Fires in Indonesia Again Belching Out Smoke and Haze

Indonesia: Hot spots from forest and land fires in Indonesia’s Riau province double overnight

An Indonesian soldier tries to extingusih a peatland fire in Kampar, Riau, Sumatra island, Indonesia on Aug 23, 2016.PHOTO: REUTERS / ANTARA FOTO

By Arlina Arshad — Indonesia Correspondent
The Straits Times

Satellites have detected 17 hot spots from forest and land fires in Indonesia’s Riau province on Friday (Aug 26), more than double the number overnight, as strong winds send acrid smoke north-east towards Singapore.

The National Space and Aviation Agency of Indonesia (Lapan) satellites detected only seven hot spots in the province the day before, Indonesia’s disaster management agency spokesman Sutopo Purwo Nugroho said.

The fire-control task force on the field, however, reported 67 hot spots, with 44 concentrated in the Rokan Hilir district, he said, adding: “Dense smoke was billowing from the hot spots.”

Separately, Mr Sutopo told The Straits Times that dry conditions, sporadic rains, and common incidents of illegal land clearing by burning in the past week were causing the spike in the number of hot spots.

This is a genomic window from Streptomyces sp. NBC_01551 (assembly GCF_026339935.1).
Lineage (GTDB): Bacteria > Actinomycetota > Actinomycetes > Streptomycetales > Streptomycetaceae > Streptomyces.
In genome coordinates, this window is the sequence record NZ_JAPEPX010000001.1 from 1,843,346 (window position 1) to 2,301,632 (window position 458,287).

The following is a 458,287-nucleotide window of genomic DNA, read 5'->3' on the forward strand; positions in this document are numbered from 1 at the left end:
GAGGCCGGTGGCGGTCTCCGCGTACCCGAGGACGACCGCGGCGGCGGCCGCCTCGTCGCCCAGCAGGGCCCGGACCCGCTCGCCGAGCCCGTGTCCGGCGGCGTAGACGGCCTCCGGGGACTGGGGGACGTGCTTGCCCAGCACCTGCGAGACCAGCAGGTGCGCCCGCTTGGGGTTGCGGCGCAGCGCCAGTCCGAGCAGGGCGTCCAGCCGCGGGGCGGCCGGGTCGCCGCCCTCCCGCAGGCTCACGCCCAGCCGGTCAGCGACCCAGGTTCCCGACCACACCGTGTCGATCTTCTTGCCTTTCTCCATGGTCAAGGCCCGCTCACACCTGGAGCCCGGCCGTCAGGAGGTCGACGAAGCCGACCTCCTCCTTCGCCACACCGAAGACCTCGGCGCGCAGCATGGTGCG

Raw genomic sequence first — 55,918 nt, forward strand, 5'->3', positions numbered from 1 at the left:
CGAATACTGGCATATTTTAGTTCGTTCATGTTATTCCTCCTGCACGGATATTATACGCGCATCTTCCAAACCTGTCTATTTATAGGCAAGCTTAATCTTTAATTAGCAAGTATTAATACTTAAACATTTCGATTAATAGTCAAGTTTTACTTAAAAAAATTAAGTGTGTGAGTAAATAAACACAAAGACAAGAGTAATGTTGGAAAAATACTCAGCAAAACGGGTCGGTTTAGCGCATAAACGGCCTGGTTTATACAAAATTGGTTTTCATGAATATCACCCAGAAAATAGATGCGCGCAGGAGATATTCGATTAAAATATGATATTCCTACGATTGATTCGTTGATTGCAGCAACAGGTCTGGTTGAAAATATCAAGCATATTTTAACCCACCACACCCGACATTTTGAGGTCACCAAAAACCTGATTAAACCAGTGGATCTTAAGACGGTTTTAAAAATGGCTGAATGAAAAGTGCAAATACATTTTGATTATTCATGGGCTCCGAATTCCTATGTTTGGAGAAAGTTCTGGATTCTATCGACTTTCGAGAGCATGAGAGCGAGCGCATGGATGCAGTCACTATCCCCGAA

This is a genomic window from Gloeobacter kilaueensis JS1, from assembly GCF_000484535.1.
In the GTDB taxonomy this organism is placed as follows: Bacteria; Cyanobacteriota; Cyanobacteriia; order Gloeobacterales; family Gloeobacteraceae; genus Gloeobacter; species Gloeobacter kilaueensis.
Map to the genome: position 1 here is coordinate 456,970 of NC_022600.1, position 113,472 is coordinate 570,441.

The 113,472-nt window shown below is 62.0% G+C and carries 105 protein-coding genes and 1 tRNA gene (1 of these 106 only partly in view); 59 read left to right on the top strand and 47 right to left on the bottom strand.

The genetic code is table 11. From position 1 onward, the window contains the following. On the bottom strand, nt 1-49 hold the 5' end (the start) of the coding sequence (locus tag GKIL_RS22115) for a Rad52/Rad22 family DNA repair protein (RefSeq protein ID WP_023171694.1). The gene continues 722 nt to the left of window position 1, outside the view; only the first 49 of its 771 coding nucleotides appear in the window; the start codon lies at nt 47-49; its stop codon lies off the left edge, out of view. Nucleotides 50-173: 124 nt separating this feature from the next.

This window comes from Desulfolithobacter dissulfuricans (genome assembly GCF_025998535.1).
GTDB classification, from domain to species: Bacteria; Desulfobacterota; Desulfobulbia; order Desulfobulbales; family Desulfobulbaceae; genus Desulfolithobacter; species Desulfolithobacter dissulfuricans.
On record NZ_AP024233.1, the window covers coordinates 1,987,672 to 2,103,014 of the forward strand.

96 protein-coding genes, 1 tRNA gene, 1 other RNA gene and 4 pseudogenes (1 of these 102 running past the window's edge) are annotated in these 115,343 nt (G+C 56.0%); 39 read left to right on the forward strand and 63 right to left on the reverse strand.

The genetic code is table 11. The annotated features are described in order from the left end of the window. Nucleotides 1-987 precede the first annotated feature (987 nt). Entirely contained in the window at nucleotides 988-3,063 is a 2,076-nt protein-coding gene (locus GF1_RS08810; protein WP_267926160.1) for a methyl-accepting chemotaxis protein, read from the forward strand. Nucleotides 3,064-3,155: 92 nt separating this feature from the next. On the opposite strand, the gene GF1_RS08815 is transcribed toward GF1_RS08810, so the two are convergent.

“The wind is carrying the smoke from forest and land fires in Riau north-east to Singapore. The concentration of smoke observed is still quite thin,” he added.

The typical wind pattern during the dry season in Riau had “always been feared” to bring the smoke from the province to Singapore, as had occurred in 2013, 2014 and 2015, he said.

Meanwhile, Mr Sugarin, head of the Pekanbaru branch of the meteorology, climatology and geophysics agency, told The Straits Times the wind pattern is unlikely to change during the dry season, which peaks in September.

He added that the wind is also blowing strongly at 10 to 15 knots, but that air quality and visibility are “still good”.

“With hot and dry conditions coupled with strong winds, fires can spread easily,” he said.

However, he said the fires are still under control and the “haze will not be bad like last year”.

Millions of people in South-east Asia were affected by thick smoke from fires that covered many parts of the region in the second half of last year.

The crisis almost brought Indonesia to the brink of a national emergency.




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